Energy Transfer Partners (ETP), a private fossil fuel company funded by some of the world’s biggest banks, is burying a toxic oil pipeline underneath the Missouri River and through four states. Being the largest river in the United States, millions of people depend on it for clean drinking water. Additionally, the pipeline is being built on stolen treaty land of the Standing Rock Sioux Tribe. ETP is consciously destroying ancestral burial grounds and sacred sites in the process. For more facts and information on the construction of DAPL, please visit these links:
- Voices of Standing Rock: https://www.facebook.com/voicesofstandingrock/
- Shailene Woodley’s statement on her arrest: http://time.com/4538557/shailene-woodley-arrest-pipeline/
- Democracy Now!: http://www.democracynow.org/topics/dakota_access
- “Dakota Access Pipeline Company Attacks Native American Protesters with Dogs & Pepper Spray” https://www.youtube.com/watch?v=kuZcx2zEo4k
Although this pipeline is directly affecting the Standing Rock Sioux Tribe, it is affecting all of us. This is a human issue. The #NoDAPL movement is a spiritual and cultural awakening for the entire human race. We can no longer stand by and watch in silence as we let capitalism continue its path of endless growth through commodifying the earth. This system is run by greed and dehumanization. We MUST stop burning fossil fuels and polluting our environment if we are to even have a possibility of leaving the planet healthy enough for our children and the generations that follow.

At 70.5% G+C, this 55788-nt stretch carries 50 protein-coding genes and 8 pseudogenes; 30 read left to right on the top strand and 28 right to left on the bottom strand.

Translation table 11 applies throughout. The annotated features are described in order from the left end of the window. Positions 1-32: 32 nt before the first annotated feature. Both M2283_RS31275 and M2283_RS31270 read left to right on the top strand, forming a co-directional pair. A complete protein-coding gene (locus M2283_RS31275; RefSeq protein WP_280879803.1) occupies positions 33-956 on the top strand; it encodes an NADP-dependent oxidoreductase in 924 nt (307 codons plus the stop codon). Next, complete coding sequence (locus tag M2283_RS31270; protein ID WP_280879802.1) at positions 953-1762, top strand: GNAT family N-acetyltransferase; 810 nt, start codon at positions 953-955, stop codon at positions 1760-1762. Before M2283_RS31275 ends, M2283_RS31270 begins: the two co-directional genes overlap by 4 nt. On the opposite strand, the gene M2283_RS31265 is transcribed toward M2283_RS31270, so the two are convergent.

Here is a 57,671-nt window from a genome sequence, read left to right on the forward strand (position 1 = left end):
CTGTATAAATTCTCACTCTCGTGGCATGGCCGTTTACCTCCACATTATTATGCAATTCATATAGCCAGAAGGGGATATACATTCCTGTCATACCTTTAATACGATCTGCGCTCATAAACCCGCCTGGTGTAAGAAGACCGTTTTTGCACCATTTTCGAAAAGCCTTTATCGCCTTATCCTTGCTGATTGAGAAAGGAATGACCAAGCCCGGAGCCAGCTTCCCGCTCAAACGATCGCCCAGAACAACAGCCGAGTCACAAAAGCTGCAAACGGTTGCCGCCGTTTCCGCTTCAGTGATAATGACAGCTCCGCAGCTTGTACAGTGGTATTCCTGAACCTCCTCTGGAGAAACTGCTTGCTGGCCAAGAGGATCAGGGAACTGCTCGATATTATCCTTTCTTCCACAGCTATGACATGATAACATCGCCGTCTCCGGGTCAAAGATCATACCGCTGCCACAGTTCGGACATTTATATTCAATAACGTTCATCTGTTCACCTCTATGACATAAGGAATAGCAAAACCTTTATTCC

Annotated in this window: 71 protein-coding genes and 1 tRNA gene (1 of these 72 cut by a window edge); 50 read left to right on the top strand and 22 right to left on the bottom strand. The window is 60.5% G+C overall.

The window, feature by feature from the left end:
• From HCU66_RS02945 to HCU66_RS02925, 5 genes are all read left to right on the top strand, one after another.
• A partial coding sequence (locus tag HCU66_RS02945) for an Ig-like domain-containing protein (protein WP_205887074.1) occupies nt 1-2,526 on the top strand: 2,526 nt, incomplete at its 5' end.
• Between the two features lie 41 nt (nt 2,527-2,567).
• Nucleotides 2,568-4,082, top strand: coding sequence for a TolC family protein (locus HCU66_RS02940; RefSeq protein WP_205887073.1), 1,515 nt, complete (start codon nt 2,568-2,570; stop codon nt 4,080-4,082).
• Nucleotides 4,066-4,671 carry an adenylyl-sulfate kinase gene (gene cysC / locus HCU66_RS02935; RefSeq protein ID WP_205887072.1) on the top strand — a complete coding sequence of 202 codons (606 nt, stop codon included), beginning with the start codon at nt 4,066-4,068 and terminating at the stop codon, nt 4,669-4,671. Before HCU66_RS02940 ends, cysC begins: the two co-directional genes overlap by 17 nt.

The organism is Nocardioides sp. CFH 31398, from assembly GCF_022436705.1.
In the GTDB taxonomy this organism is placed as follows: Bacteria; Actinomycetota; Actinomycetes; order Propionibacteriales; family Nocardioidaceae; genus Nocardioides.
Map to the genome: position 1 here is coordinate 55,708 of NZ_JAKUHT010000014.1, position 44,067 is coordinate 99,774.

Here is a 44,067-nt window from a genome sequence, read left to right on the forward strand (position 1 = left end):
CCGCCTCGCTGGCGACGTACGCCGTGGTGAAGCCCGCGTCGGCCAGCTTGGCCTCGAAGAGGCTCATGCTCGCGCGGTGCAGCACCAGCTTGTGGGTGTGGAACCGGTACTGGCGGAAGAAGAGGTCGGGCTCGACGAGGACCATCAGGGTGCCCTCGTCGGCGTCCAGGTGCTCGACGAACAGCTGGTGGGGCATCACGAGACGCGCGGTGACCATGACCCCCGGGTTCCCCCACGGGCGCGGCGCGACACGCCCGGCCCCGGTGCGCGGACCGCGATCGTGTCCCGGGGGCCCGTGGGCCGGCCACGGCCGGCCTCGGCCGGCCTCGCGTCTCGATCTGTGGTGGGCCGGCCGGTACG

Take a look at the articles above and educate yourselves about the realities beyond Kenyon College. The group of students that went to Standing Rock are still in contact with leaders of the movement and currently planning ways in which we can continue to take action. If you want to be involved in the #noDAPL movement, please reach out to firstname.lastname@example.org.
For now, what can YOU do?
(1) Indigenous Nations at Kenyon’s meeting about DAPL
10/30 2pm in Lentz House.
We will be joined by Professor Gilda Rodriguez who will shed light on DAPL from a political and policy-based perspective.
(2) Engage with DivestKenyon to get our endowment investments out of fossil fuels and private prisons. Divestment is a nationwide movement of removing investments for financial, ethical, or political objectives.
10/28 DIVESTFEST on Ransom Lawn from 4-5pm. Join as we call upon the Board of Trustees to invest in our future, not the destruction of it.
(3) Attend events with Scatter Their Own, an Oglala Lakota alter-native rock band.
10/27 7pm. Gund Gallery Community Foundation Theater. Talk and Discussion – “Find Your Roots: We Are As Clean As Our Water”
10/28 8:30pm. Performance at the Horn